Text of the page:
Feature

Hospitals strive for centralized image archives

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"We had a green-field opportunity with cardiology. They don't have 100 TB worth of images," Passe said. "We've been waiting to kind of pull [radiology] into the fold but we needed some kind of track record . . . having IT manage the long-term stuff. We're still working through some of this stuff with radiology."

Even when everyone is on board, budget issues can thwart efforts. "This, to me, is something we want to do and we have to do, but when I think of everything else on the plate, I can see this being a much lower priority," said Brad Blake, director of infrastructure and engineering at Boston Medical Center (BMC). "This is all stuff that we all want to do, but I just can't fathom it being a priority or something that's going to get what little budget money is available in the coming year."

The difficulty of migrating data can also impede centralization efforts, according to Image Management Consultants' Cannavo, who predicts it will take years to see widespread progress on such projects. "Data migration is not cheap, not fast and you have to plan before you can use it," he said. "As it stands, virtually everyone out there has to migrate from one format to another."

Some resistance from PACS vendors

Users also say PACS vendors can stand in the way of merging archives. "If you look at PACS systems in general there's not a lot of standardization across a lot of these solutions. Each solution is vendor specific, and they package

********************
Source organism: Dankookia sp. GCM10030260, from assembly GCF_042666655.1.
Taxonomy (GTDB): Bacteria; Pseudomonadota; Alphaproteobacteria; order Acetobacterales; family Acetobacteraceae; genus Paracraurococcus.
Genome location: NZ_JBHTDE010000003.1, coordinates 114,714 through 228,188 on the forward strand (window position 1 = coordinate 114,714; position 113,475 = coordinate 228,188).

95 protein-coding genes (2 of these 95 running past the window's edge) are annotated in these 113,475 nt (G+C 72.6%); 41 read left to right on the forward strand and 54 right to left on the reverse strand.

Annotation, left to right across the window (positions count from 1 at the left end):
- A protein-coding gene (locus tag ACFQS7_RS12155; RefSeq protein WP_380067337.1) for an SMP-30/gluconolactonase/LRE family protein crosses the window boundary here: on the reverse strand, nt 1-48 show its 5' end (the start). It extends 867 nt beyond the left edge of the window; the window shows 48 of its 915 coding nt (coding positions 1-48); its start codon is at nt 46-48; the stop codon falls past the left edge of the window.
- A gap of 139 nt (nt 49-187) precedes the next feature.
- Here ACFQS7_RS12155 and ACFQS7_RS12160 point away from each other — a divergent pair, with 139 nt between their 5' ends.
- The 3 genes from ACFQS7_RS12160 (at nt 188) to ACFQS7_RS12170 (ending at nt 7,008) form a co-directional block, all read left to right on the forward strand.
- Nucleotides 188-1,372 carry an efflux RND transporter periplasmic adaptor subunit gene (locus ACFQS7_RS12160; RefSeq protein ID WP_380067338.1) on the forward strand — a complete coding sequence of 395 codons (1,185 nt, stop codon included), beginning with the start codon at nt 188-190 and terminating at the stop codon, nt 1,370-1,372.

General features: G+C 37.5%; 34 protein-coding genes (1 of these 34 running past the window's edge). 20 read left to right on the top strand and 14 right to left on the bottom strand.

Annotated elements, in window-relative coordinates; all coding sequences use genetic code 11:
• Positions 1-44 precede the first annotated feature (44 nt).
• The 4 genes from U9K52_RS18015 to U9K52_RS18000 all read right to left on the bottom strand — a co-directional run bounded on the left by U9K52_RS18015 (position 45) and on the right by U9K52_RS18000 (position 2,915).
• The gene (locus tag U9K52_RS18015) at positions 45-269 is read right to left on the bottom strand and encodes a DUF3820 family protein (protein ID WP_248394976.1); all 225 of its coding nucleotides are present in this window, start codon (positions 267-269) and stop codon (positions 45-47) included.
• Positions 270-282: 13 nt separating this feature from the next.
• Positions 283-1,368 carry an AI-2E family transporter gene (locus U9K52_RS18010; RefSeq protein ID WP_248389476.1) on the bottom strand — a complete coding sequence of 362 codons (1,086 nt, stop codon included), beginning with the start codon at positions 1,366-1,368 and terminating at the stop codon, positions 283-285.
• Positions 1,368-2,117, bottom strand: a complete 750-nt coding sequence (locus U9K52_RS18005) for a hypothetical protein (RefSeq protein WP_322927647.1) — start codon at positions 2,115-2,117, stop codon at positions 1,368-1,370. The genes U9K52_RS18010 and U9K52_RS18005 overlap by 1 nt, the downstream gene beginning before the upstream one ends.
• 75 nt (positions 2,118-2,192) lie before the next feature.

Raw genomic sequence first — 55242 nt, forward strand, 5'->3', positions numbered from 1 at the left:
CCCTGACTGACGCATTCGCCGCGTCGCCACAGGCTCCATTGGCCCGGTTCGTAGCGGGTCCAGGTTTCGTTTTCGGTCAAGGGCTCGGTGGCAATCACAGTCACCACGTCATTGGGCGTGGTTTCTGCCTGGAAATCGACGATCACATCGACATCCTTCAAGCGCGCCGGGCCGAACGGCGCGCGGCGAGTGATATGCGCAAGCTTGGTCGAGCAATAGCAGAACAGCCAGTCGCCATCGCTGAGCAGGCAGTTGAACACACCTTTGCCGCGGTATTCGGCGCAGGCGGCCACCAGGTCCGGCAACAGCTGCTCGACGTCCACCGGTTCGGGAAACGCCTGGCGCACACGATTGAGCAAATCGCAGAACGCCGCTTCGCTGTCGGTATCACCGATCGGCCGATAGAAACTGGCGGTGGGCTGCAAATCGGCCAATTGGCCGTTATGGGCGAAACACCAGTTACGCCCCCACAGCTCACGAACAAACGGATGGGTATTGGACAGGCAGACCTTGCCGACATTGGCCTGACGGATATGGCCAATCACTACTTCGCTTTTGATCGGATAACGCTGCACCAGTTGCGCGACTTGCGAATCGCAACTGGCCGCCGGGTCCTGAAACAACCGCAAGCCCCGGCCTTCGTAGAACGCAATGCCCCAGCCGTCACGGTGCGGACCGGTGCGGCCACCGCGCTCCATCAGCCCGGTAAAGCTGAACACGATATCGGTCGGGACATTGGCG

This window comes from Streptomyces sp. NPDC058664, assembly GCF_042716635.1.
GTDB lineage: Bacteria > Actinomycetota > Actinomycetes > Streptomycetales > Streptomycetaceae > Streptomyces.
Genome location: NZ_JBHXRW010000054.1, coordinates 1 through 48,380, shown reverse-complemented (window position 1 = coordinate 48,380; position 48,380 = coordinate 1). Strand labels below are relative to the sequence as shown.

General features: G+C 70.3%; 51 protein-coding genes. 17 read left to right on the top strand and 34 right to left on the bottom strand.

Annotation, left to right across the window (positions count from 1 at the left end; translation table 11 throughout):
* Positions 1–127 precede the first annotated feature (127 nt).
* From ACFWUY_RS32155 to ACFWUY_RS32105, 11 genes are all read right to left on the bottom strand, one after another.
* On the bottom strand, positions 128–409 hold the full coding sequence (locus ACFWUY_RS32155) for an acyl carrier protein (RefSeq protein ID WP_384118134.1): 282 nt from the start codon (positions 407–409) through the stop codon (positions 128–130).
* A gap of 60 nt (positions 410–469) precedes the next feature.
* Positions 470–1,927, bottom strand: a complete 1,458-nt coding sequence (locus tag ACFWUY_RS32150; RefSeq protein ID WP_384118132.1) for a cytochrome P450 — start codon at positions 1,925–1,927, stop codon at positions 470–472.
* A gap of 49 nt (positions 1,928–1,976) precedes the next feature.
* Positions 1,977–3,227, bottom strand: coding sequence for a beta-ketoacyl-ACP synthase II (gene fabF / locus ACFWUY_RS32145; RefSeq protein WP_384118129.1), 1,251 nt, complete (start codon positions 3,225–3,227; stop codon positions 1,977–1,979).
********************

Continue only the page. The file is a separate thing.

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[hardware with it] so it's a whole solution when they sell it," said Irwin Teodoro, director of systems integration at Laurus Technologies Inc., a VAR with consulting and sales practices dedicated to healthcare IT.

NEBH's Botticelli said he's looking to use Iron Mountain Inc.'s Digital Records Center for Medical Images (DRCMI) to get around his data center space problem, but has run into resistance from his PACS vendors. "It's not like we're the first ones in the country to do this, but when we brought this solution to the table there was just a lot of resistance: 'How are you going to migrate the data?' and 'We need to sign off on it,'" he said. "It's taken us a long time -- a good six months -- to really utilize the technology that we feel would provide us a vendor-neutral solution for medical imaging."

Other users have encountered similar resistance, but not just because PACS vendors are trying to protect their own bottom lines. "PACS vendors are not open to remote hosted or centralized [storage] unless it's theirs. [But] it's really driven by the performance guarantees that health systems are requiring from the vendors," said Steven Roth, vice president and CIO at PinnacleHealth System, Harrisburg, Pa.

PinnacleHealth has much of its PACS data archived offsite by Philips, which also assumes the risk for uptime and performance, Roth said. "In our example, we had . . . an agreement with Philips where they are at risk for delivering [fast] response times with five-nines reliability, and they basically have said, 'We will not take the risk at that level of performance unless we can manage and control the environment,'" Roth said.

This was first published in August 2010

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